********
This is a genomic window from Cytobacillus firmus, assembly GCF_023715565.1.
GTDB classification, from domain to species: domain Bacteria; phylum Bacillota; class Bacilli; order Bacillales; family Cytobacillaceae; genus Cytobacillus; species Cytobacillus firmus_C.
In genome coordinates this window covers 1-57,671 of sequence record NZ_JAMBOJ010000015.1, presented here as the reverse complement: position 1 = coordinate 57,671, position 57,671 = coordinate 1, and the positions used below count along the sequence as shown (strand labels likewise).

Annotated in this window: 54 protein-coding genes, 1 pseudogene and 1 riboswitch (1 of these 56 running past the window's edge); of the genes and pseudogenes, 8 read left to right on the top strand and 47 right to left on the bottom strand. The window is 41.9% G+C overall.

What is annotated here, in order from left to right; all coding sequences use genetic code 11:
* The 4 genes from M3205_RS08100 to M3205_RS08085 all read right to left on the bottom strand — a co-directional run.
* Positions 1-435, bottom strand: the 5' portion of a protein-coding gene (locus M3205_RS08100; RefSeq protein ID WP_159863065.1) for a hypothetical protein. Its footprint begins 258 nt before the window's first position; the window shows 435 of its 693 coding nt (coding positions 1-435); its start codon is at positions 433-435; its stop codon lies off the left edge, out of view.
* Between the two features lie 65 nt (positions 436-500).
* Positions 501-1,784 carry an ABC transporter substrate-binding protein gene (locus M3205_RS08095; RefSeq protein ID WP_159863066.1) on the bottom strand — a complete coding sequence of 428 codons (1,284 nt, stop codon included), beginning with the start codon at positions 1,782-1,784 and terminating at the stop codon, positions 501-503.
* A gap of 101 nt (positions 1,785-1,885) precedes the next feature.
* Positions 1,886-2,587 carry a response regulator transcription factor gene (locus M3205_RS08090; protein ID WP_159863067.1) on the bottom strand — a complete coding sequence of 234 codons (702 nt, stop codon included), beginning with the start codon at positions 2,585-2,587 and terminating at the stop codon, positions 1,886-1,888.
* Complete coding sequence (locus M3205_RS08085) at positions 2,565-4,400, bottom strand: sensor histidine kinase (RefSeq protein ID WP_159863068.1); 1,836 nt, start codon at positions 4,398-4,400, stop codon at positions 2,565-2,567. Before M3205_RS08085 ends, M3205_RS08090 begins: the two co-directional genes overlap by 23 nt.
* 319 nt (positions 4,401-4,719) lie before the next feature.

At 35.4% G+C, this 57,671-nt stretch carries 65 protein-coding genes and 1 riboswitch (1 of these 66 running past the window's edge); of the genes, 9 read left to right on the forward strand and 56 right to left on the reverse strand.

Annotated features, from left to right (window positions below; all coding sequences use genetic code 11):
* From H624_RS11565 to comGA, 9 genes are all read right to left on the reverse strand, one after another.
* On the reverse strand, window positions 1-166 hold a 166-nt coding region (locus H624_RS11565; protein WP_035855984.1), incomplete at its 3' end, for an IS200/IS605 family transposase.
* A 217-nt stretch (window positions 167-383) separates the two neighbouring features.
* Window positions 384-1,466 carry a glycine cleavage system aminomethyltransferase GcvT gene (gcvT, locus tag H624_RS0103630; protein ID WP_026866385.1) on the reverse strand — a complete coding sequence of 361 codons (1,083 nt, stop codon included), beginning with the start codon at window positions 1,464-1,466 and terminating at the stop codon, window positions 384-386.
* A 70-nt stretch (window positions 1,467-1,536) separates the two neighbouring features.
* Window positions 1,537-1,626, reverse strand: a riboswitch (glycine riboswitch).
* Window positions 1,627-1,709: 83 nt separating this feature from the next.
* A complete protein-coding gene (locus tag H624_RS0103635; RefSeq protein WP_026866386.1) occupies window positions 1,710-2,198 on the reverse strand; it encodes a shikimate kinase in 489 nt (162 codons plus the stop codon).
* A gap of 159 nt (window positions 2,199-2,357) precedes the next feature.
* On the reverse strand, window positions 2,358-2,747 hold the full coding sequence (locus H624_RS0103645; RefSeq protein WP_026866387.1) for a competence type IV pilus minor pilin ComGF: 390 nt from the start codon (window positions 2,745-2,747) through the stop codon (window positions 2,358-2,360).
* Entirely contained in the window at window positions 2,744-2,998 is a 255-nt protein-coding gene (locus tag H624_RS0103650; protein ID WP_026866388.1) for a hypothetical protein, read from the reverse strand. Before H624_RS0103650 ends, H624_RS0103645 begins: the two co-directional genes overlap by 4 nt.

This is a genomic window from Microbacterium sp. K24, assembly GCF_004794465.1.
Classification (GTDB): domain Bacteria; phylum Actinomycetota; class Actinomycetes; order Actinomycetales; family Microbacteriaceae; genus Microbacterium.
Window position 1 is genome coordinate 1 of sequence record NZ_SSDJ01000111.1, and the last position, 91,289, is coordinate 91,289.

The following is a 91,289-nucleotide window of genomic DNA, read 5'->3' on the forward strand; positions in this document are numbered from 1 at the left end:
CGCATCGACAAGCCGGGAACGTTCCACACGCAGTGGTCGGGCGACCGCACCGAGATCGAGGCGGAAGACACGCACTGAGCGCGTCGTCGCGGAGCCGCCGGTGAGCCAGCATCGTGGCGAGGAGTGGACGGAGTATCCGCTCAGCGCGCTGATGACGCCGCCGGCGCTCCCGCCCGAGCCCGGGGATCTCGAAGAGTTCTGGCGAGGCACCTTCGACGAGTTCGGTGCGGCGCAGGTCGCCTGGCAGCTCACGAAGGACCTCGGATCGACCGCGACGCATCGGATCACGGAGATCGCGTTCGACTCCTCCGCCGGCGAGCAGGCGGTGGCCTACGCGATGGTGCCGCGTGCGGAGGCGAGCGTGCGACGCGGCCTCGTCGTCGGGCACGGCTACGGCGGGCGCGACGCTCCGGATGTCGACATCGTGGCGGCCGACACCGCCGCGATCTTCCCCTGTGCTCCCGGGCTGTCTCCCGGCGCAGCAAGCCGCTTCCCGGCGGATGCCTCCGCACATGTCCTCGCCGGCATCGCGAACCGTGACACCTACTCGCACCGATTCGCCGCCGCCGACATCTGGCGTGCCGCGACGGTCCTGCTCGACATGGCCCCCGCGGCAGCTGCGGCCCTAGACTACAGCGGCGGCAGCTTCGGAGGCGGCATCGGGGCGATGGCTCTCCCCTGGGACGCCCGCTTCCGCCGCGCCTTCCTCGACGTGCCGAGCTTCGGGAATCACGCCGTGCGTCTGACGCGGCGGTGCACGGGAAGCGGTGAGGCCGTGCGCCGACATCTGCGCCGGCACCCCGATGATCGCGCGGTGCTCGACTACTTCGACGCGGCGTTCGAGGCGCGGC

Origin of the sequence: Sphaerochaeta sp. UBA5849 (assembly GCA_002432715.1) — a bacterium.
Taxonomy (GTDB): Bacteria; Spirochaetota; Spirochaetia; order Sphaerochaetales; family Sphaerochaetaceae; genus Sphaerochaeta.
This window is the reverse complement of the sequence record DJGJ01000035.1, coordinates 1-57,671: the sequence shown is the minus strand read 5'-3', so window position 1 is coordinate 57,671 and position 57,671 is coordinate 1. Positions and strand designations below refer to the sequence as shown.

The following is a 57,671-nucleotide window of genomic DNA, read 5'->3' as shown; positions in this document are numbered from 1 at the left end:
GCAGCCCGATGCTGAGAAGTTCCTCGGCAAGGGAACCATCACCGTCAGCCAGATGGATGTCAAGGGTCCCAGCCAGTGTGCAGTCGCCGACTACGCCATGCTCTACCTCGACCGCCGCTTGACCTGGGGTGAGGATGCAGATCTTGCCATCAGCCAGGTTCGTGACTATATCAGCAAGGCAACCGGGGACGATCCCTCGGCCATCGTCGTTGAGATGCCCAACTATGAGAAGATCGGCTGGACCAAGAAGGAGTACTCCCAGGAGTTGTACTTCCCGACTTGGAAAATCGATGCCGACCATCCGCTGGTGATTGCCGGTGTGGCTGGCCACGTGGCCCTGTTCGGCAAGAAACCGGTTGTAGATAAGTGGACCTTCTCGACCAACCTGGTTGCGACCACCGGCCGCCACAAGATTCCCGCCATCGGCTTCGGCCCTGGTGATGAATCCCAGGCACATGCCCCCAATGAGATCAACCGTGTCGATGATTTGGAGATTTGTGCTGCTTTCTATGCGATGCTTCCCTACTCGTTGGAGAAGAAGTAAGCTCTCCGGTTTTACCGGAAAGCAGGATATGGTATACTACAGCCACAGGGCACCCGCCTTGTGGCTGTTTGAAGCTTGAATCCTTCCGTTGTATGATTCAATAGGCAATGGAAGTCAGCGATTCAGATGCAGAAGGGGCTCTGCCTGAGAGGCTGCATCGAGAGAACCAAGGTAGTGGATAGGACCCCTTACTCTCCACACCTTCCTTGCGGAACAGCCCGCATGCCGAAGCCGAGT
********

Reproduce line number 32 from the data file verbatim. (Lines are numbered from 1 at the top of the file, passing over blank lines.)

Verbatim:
Origin of the sequence: Sphaerochaeta sp. UBA5849 (assembly GCA_002432715.1) — a bacterium.